The Business Owner’s Innovation Challenge

“84% of executives regard innovation ‘extremely or very important’ to their companies’ growth strategy” [1]

We know innovation is important.

However, our research also tells us that whilst significant time and often money is committed to innovation, few organisations actually realise the improvements they had forecast in performance or growth. The reasons as to why this is the case became the starting point for a workshop “On Becoming an Innovative Organisation” with our BIG Network of ambitious business owners.

To effectively examine this issue, in addition to our team of professional facilitators, we were joined by Marian Garcia, a Professor of Innovation and Marketing.  As a former McKinsey Consultant now turned academic, Marian has lead innovation programmes and observed the way organisations successfully innovate across a range of industries, and her recent research delves into the way SMEs can use consumer insights to enhance their innovation performance.

What does ‘innovation’ really mean to you?

The first challenge to the group was to define what innovation really means. What is it that we are actually talking about? In order to facilitate a debate, Marian presented some examples of the way one might conceptualise innovation. Is it…

A new idea?

Some may see innovation as a new idea, an output of a creative thinking process. It doesn’t have to necessarily be a good idea, or something that can be made into a product, just interesting, different or creative.

A new, good idea?

Others may feel that innovation is a new and good or better than previous things in some way. Something can be innovative in concept, before it is a product or a tangible, usable thing.

A successful exploitation of a new idea?

Finally, some people separate ideas from innovations and they draw the line at products or services. To be an innovator means you not only have an idea, but you need to be able to successfully deliver it to the world as a product or service. It is not an innovation if it is not out in the world in someone’s service. So you can take someone else’s ideas, and if you are the first to make a product out of them, you are an innovator.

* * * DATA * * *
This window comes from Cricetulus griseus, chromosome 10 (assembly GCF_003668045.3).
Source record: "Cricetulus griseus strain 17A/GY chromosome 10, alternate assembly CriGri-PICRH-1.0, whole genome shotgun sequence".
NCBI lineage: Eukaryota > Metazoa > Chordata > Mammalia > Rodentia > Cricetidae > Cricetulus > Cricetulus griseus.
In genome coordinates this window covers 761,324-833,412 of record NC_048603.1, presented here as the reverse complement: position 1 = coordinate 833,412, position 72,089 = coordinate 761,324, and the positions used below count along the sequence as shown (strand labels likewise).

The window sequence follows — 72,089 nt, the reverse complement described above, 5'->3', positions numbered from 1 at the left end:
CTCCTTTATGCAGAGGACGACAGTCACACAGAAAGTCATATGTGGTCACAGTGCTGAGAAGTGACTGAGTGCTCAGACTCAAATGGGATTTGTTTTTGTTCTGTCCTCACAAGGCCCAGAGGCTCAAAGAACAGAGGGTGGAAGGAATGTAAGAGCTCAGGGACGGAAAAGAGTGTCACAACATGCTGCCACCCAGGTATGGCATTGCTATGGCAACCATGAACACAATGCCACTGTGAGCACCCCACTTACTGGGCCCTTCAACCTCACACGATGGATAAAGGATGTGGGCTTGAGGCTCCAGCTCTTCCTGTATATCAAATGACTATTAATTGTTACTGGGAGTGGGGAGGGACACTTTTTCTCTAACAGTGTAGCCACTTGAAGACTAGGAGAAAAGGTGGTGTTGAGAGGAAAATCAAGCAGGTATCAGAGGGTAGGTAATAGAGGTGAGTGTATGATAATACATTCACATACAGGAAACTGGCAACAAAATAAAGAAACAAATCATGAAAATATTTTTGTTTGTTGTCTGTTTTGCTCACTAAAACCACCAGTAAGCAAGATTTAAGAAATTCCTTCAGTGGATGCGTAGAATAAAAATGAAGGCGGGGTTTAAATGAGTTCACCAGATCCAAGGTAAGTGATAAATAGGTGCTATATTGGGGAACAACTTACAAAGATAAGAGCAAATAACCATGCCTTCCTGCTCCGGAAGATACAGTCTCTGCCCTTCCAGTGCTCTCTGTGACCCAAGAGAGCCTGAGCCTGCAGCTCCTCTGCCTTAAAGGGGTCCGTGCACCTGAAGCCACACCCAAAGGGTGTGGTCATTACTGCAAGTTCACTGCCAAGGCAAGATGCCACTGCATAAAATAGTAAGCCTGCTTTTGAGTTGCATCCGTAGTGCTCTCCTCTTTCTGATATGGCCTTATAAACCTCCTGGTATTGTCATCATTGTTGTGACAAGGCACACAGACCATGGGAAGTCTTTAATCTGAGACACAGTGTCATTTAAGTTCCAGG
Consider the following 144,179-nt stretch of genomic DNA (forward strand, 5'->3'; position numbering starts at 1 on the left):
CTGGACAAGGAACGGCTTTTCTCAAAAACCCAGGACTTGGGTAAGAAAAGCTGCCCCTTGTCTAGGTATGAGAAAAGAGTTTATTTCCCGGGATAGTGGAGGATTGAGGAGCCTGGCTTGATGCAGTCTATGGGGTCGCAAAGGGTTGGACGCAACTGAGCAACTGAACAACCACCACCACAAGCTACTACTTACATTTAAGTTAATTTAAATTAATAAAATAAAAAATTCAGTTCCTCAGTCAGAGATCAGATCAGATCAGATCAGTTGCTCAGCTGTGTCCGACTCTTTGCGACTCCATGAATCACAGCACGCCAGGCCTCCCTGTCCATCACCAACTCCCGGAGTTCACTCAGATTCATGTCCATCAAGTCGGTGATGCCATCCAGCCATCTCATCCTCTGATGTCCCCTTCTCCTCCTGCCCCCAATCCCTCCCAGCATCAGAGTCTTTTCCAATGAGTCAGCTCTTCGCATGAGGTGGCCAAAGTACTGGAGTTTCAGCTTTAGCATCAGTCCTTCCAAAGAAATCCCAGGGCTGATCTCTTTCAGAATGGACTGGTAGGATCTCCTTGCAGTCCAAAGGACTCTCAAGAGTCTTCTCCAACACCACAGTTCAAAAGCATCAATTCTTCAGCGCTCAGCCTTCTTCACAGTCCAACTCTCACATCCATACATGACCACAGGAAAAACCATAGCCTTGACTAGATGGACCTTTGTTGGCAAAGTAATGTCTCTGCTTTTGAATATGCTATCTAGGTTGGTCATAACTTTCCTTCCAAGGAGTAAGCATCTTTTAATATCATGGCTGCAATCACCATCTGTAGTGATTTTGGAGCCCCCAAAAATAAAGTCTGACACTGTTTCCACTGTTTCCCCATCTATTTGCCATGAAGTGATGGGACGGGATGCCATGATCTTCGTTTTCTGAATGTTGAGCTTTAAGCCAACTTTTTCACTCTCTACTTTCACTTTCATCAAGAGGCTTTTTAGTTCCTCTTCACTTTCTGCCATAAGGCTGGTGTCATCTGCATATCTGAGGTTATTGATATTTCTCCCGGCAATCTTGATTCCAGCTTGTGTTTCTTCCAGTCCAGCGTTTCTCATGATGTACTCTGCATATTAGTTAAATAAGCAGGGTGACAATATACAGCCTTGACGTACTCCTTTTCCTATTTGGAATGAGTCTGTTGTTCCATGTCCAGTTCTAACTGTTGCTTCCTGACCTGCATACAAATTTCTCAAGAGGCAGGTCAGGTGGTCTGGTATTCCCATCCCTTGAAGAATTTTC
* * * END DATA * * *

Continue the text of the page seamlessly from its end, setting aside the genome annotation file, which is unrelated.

The iPod was not the first portable music device (Sony popularized the “music anywhere, anytime” concept 22 years earlier with the Walkman); the iPod was not the first device that put hundreds of songs in your pocket (dozens of manufacturers had MP3 devices on the market when the iPod was released in 2001); and Apple was actually late to the party when it came to providing an online music-sharing platform (do you remember Napster, Grokster and Kazaa, all of which preceded iTunes!?)

What made the iPod and the music ecosystem it engendered innovative was not that it was the first portable music device. It was not that it was the first MP3 player, or that it was the first company to make thousands of songs immediately available to millions of users. What made Apple innovative was that it combined all of these elements — design, ergonomics and ease of use — in a single device, and then tied it directly into a platform that effortlessly kept that device updated with music.

Apple invented nothing. Its innovation was creating an easy-to-use ecosystem that unified music discovery, delivery and device. And, in the process, they revolutionized the music industry.

As our Network of business owners debated these examples, they raised the following issues:

  • Do truly ‘new’ ideas really exist?
  • Are we aiming to promote an evolution or a revolution? A repackaging or a reconfiguration? Are they mutually exclusive?
  • Are we really talking about the ability to problem solve, to find different ways of responding to consumer and customer challenges?
  • Do we need to be proactive in the innovation space, or can we also be reactive?

The above debate drew attention to the contrast between innovation and invention. What innovation requires is the interplay between a product/service offering (technology) and a market (people). Ultimately, there are no shortage of ideas and invention in the world. The challenge is to introduce these successfully to a market, So:

“innovation is the successful exploitation of new ideas” [2]

Innovation is big business

And why is innovation important? Well, it is big business…

Billions of pounds are spent annually on technical development alone. The challenge of creating radical innovation (totally new product categories) is viewed by business consultant Gary Hamel as “the most important business issue of our time” [3]. New products and services are the lifeblood of every organisation.